Read on to learn how to make these show-stealing Southern sides.
Recipe by Jenny McCoy — Chef Instructor, School of Pastry & Baking Arts
So your sister-in-law likes it sweet but your uncle loves a tart dessert and the rest of the family just wants something delicious to end their holiday meal— what’s a baker to do!? Chef Jenny has the perfect pie-idea for you: a flaky double-crust apple-cranberry pie that’s the perfect mix of tart and sweet — the best of both worlds. Bake, serve (preferably warm and with a scoop of vanilla ice cream or a spoonful of crème fraîche) and let the compliments roll in.
Keep reading to get the recipe for this lick-the-plate delicious pie.
Recipes by Ted Siegel — Chef Instructor, School of Culinary Arts
On Thanksgiving, turkey is always in style. A juicy bird with salty, crunchy skin is the pièce de résistance of this highly anticipated meal. But if you’re looking to shake up your usual turkey prep method — add some spice or brine to the table — ICE Chef Instructor Ted Siegel has some ideas for you. Below, Chef Ted shares two different methods for preparing your turkey when it’s time to give thanks this year, plus his expert roasting tips.
1) A Caribbean kick: try a Jamaican jerk turkey marinade.
Marinating delivers the double benefit of infusing meat with flavor and keeping it tender.
Read on to discover new ways to up your turkey game this Thanksgiving!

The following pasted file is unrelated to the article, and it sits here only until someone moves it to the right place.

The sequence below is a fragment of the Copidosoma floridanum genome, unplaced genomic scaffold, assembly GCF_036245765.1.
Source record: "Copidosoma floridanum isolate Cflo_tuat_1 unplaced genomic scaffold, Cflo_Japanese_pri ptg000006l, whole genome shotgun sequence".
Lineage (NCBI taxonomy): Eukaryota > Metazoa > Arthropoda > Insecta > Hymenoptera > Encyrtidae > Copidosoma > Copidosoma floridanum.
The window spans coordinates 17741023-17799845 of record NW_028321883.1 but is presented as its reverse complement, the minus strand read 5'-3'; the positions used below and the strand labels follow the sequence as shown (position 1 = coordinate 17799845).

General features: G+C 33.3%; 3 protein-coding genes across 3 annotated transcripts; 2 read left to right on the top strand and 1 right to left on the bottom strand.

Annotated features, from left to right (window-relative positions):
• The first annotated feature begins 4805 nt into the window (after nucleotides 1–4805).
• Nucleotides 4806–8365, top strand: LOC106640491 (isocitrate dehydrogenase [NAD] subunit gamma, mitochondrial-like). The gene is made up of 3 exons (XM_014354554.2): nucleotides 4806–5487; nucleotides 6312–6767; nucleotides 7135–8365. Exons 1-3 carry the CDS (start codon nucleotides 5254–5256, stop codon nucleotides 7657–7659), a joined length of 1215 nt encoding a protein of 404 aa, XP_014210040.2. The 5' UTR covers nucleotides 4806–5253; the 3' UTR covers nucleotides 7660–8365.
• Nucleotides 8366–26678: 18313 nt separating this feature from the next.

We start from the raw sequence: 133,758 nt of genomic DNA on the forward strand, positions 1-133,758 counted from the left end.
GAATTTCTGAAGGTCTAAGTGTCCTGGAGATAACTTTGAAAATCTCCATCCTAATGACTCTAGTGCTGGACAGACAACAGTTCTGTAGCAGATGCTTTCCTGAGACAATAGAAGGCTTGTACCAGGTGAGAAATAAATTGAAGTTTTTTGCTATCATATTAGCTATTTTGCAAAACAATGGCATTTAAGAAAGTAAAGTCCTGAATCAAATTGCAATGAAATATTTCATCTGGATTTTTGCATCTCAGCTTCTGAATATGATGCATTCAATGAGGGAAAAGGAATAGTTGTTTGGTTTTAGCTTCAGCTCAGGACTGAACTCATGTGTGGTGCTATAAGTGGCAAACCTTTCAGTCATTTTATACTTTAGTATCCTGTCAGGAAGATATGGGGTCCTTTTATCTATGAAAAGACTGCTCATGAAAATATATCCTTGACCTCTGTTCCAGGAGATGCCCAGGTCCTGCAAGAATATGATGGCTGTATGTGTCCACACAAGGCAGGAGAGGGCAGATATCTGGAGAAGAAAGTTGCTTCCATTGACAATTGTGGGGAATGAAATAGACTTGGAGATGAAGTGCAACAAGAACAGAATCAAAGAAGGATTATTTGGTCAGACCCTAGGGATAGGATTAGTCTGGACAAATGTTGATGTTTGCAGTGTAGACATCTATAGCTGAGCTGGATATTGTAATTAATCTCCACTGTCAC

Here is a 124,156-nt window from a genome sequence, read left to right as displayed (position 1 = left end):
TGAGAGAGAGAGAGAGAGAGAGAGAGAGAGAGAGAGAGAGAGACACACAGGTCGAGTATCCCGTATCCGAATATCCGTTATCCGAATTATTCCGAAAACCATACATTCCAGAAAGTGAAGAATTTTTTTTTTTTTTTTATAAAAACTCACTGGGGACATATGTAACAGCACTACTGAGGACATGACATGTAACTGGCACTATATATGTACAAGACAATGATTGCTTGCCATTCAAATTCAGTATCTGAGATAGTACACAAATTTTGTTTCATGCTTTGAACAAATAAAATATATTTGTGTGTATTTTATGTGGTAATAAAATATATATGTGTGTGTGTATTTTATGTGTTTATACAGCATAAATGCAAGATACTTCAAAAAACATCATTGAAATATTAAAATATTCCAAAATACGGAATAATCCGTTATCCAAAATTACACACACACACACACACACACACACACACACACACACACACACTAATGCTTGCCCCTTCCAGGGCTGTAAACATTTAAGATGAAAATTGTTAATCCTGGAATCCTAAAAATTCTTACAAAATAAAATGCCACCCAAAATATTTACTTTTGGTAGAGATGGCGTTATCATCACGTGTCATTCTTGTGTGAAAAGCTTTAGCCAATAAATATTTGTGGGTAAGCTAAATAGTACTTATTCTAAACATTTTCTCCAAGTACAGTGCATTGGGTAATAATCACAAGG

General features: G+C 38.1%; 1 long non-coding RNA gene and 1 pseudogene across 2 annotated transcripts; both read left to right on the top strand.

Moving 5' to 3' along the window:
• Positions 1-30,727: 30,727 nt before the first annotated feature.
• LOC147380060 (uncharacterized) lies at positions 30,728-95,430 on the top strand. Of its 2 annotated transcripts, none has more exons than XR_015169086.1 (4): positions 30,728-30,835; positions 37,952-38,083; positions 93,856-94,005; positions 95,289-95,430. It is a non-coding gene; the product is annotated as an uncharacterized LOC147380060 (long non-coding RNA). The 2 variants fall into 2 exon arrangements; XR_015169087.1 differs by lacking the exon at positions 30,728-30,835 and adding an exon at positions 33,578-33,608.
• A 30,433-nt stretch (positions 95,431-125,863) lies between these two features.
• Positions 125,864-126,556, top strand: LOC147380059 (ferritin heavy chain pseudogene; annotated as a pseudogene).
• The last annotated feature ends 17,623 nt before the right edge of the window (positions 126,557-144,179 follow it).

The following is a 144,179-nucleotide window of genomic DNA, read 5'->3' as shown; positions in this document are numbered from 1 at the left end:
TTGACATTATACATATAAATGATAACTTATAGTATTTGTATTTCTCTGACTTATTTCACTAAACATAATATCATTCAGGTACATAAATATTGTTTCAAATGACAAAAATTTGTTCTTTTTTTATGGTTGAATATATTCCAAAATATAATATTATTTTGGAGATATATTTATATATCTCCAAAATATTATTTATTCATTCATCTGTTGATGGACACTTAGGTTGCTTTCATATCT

By Emma Weinstein — Student, Culinary Management ’17 / Culinary Arts ’17
When considering different culinary schools, one of the aspects that attracted me to ICE was the exposure to different elements of the culinary world. Throughout my culinary management course, I have been able to hear some amazing speakers thanks to ICE’s “Meet the Culinary Entrepreneurs” lecture series. So far, I’ve had the chance to attend lectures by Sylvia and Steve Pryzant of Four Story Hill Farm, Rob Kaufelt of Murray’s Cheese, Eamon Rockey of Betony and Ruairi Curtin of the Bua Hospitality Group. On the surface, these speakers may seem to have little in common. Their expertise ranges from raising milk-fed veal calves to curating the cocktail program of a fine dining establishment. All of these individuals, however, shared with us the triumphs and hardships of their culinary careers — and through their stories I came away with some key points that will help me on my own path.